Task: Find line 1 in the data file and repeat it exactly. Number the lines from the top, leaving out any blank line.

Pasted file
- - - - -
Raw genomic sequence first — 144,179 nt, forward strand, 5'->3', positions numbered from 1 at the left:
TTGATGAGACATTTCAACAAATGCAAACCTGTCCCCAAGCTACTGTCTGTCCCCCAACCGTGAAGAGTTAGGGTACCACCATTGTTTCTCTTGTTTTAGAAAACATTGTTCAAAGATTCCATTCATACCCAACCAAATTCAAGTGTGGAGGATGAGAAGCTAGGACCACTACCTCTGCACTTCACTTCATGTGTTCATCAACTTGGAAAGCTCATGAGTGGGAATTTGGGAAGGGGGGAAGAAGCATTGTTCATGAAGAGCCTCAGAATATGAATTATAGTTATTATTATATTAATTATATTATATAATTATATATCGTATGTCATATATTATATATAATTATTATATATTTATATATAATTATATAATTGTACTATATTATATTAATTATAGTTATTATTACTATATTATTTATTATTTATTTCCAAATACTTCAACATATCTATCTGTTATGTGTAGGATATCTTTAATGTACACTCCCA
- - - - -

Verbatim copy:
Raw genomic sequence first — 144,179 nt, forward strand, 5'->3', positions numbered from 1 at the left: